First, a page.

Prisons and picnics: tough talk and accent in Australian TV drama

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Reflecting on the current TV landscape dominated by global streaming, Fremantle’s Jo Porter suggests that Australian TV is currently riding a high, with ‘quality’ dramas ‘cutting through’ and ‘getting noticed’ internationally. For Porter, this level of global visibility is occurring despite the barrier of its regional or ‘accented’ voice. However, in this article, I suggest that the global cache of certain Australian dramas may in fact be the product of accented storytelling rather than something to be conquered or overcome. In shaping this argument, I consider language politics and accent shifts in Australian TV history particularly in relation to exporting, format trade and remaking, exploring links between Grundy Television and Fremantle. By comparing language and accent in the cult classic Prisoner with Fremantle’s Wentworth and Picnic at Hanging Rock, I consider how the inclusion and exclusion of vernacular voice sheds light on industrial change and TV history.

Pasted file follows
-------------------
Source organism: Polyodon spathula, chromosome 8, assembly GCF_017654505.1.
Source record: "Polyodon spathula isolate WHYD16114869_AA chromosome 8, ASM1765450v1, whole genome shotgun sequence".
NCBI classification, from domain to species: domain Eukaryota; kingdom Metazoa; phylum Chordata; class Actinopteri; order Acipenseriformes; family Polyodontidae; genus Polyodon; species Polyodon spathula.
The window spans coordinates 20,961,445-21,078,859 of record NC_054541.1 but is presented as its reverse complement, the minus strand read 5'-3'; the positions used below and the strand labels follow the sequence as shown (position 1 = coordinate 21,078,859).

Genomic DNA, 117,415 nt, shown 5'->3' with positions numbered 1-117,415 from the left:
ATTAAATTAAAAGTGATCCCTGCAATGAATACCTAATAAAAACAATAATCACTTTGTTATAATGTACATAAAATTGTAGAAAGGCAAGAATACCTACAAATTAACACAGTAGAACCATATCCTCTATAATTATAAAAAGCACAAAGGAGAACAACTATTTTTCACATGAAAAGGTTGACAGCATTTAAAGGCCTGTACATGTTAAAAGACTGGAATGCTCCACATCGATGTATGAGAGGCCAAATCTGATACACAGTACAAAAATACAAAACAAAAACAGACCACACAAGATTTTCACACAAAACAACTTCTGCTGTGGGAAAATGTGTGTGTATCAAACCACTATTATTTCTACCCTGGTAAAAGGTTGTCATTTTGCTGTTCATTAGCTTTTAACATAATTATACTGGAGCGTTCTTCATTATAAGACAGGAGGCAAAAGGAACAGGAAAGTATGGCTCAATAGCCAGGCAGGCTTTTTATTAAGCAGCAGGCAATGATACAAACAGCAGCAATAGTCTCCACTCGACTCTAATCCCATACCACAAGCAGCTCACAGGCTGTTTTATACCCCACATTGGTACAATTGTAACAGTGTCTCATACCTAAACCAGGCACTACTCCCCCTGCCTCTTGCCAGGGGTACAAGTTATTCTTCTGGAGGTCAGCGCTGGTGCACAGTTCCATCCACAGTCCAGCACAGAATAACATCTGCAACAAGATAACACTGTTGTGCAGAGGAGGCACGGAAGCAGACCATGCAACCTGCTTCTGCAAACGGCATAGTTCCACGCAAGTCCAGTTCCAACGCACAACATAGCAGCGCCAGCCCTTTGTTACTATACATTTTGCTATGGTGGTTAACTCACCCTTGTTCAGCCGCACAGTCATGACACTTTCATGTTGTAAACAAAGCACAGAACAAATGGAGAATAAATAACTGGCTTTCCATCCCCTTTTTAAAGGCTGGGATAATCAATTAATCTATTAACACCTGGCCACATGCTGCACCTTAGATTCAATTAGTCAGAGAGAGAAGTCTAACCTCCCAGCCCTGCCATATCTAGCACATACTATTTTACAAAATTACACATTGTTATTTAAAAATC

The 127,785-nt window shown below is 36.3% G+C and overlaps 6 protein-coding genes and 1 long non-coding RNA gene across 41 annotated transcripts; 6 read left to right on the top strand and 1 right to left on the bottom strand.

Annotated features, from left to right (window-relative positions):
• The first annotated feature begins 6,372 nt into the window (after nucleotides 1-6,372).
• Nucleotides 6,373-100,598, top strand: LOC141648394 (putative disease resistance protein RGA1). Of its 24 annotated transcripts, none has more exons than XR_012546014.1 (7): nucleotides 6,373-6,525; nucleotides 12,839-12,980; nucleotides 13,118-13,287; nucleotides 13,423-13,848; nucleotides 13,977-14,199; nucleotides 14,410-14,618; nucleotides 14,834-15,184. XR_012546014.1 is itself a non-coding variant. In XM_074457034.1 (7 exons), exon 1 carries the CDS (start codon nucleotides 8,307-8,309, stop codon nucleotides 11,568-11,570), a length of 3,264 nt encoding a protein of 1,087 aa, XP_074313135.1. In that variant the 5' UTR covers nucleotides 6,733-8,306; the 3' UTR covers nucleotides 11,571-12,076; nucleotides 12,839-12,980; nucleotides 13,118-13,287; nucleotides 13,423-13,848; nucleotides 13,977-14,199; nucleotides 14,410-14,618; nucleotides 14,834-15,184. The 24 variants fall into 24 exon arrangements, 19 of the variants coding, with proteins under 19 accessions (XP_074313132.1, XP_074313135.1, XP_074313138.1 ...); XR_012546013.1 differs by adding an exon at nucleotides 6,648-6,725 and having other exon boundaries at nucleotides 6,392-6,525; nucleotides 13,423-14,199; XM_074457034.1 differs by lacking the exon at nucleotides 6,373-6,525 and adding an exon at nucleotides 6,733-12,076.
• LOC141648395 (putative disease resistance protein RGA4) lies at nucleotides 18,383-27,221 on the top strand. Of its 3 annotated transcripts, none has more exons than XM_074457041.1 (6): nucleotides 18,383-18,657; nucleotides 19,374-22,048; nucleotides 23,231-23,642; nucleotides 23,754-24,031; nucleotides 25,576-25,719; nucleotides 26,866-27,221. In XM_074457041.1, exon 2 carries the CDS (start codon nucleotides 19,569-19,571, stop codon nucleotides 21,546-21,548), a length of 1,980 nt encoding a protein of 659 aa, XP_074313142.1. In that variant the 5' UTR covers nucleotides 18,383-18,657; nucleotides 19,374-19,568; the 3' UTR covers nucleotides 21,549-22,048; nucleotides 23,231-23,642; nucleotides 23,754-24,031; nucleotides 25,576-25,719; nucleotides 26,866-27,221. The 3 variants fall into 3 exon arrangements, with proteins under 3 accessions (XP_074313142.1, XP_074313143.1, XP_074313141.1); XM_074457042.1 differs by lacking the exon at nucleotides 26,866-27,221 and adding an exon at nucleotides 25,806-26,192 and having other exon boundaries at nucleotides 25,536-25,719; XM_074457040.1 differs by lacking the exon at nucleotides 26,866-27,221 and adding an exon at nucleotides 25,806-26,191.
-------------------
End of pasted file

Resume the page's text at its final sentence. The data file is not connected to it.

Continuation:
Original languageEnglish
Pages (from-to)59-71
Number of pages13
JournalMedia International Australia
Issue number1
Publication statusPublished - 1 Feb 2020


  • accent
  • Australian TV
  • Picnic at Hanging Rock
  • post-broadcast TV
  • Prisoner
  • television
  • TV drama
  • TV formats
  • voice
  • Wentworth

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